To address these challenges, the Transportation Security Administration (TSA) is hiring an additional 2,000 employees and employing new technologies like automated screening lanes and computed tomography.
360-degree Security View
As these changes move forward, implementing artificial intelligence and machine learning technologies can also help reduce wait times and increase the effectiveness of security screening.
In fact, experts suggest that AI and big data analytics can move the screening process from the current single point in time analysis to a 360-degree view of a person’s behavior over a broader time range by linking data sets to identify risky behavior even before a potential bad actor gets to the airport.
This thinking is in line with the recommendations from the White House’s 2018 National Strategy for Aviation Security (NSAS). NSAS highlighted the importance of strengthening aviation domain awareness through integration of open-source data into existing air surveillance and law enforcement intelligence, collection and analysis of advanced and anticipatory information, and layered and risk-based security measures.
The International Air Transport Association is also working on a program to facilitate the exchange of critical security data. According to the Director General and CEO Alexandre de Juniac, “This is similar to the way that our safety colleagues work with data to do predictive risk analysis. This tool will provide early detection of changes to security environments in different parts of the world, so we can effectively deal with emerging threats and the impacts of changes to security procedures.”
The Role of AI
AI-driven technologies, like Lumina’s Radiance platform are another facet to the solutions being implemented in the U.S. and globally.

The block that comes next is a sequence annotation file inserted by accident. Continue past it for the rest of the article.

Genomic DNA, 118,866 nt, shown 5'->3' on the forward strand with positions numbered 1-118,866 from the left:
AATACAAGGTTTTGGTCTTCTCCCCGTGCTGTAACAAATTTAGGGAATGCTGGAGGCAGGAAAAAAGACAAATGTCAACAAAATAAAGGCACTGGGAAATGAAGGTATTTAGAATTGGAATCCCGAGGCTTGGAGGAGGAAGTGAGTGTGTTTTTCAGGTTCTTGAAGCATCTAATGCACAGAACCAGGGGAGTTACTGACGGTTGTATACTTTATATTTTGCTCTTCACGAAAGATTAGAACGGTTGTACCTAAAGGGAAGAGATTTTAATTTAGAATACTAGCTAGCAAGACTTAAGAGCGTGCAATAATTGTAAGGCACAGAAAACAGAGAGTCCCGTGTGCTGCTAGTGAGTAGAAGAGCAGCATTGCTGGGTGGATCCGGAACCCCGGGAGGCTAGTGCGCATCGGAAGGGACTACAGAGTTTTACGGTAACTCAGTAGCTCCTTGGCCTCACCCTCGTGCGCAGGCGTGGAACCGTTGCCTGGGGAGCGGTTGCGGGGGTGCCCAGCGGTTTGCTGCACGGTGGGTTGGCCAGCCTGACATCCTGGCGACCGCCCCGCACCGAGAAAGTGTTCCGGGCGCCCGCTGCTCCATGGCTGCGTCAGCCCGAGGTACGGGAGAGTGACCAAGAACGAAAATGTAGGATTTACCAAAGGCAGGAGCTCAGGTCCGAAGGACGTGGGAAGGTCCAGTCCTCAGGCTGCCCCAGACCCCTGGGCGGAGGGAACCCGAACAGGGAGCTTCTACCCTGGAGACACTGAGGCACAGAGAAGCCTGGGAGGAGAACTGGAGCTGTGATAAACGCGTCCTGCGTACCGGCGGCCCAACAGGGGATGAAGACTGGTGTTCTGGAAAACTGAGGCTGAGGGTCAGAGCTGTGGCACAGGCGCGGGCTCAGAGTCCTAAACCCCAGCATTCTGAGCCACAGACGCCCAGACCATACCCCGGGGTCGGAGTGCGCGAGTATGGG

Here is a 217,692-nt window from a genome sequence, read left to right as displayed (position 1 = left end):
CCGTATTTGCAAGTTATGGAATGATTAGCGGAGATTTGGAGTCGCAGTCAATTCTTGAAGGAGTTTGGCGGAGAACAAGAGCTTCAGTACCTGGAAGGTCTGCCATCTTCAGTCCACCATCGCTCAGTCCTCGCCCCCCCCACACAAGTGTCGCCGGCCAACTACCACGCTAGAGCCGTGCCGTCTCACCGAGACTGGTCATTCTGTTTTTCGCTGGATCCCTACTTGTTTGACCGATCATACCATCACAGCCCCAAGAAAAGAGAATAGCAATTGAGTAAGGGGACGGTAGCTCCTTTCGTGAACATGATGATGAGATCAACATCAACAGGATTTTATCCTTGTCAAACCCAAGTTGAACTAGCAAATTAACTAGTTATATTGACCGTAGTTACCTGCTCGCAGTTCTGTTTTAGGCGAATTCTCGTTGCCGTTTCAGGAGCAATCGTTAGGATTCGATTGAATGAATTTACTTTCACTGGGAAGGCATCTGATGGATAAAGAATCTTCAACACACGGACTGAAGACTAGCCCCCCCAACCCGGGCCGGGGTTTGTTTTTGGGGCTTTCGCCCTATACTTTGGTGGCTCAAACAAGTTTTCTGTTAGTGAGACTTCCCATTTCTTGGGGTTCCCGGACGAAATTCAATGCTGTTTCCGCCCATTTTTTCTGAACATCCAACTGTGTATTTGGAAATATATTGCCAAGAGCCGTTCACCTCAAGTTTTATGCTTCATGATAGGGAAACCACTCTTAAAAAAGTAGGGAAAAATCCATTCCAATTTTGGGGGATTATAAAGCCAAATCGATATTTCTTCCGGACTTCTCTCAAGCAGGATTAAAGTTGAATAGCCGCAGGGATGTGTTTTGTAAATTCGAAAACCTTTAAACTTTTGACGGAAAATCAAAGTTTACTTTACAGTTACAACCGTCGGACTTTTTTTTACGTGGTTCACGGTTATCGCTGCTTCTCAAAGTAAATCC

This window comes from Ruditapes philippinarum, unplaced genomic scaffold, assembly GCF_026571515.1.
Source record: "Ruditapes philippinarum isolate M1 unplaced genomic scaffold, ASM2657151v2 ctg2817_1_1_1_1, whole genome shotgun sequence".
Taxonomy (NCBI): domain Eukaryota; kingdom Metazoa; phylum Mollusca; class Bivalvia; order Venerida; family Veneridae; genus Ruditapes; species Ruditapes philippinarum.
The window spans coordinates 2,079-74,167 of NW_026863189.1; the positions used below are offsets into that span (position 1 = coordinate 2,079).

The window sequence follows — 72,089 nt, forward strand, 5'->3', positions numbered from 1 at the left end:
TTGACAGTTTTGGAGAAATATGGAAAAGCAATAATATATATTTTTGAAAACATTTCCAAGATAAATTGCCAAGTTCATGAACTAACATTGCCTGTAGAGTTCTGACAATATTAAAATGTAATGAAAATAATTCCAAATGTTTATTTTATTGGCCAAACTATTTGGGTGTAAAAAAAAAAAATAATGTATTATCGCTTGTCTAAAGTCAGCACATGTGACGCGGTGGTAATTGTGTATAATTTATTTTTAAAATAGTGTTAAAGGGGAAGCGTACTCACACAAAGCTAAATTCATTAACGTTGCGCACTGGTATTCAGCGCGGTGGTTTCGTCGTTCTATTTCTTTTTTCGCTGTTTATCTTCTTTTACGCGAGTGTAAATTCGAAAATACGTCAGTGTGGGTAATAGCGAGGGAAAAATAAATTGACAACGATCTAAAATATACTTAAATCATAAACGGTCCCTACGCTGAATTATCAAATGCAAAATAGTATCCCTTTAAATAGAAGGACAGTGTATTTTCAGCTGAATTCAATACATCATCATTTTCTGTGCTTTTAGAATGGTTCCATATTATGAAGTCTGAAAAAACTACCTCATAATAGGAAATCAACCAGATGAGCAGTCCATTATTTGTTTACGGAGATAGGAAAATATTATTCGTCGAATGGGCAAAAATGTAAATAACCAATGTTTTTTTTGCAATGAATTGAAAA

Radiance has the ability to comprehensively mine unstructured data sources, whether across the open web, or among disparate, legacy data systems. It ingests, integrates and analyzes those data sets, searching against more than 6,500 terms related to aviation security.
The platform conducts nearly 135,000 searches across all publicly-available data on the web, correlating names with these associated risk behaviors and cross-referencing over 1 million queries into Lumina’s proprietary databases of risk.
Then add to this open source search internal data sets such as passenger bookings and travel history – or in the case of insider-threats, employee-related data – and airline and airport security experts have an important tool to help predict and prevent threats.
To be sure, integrating AI-driven technologies like Radiance are not a thing of the far of future. Research shows that 66 percent of airlines and 79 percent of airports plan to implement these capabilities across a wide variety of use cases by 2021. In fact, AI in aviation was valued at $152 million in 2018 and expected to increase to $2.2 billion by 2025. And, passengers are ready for these technologies to help expedite their time at airport security and make their travel more seamless. An online poll of UK passengers found that 68 percent of respondents would welcome AI at airports, and another study found 65 percent would share additional personal information to speed up processing at the airport.
Learn more about Radiance’s capabilities for the airline industry here.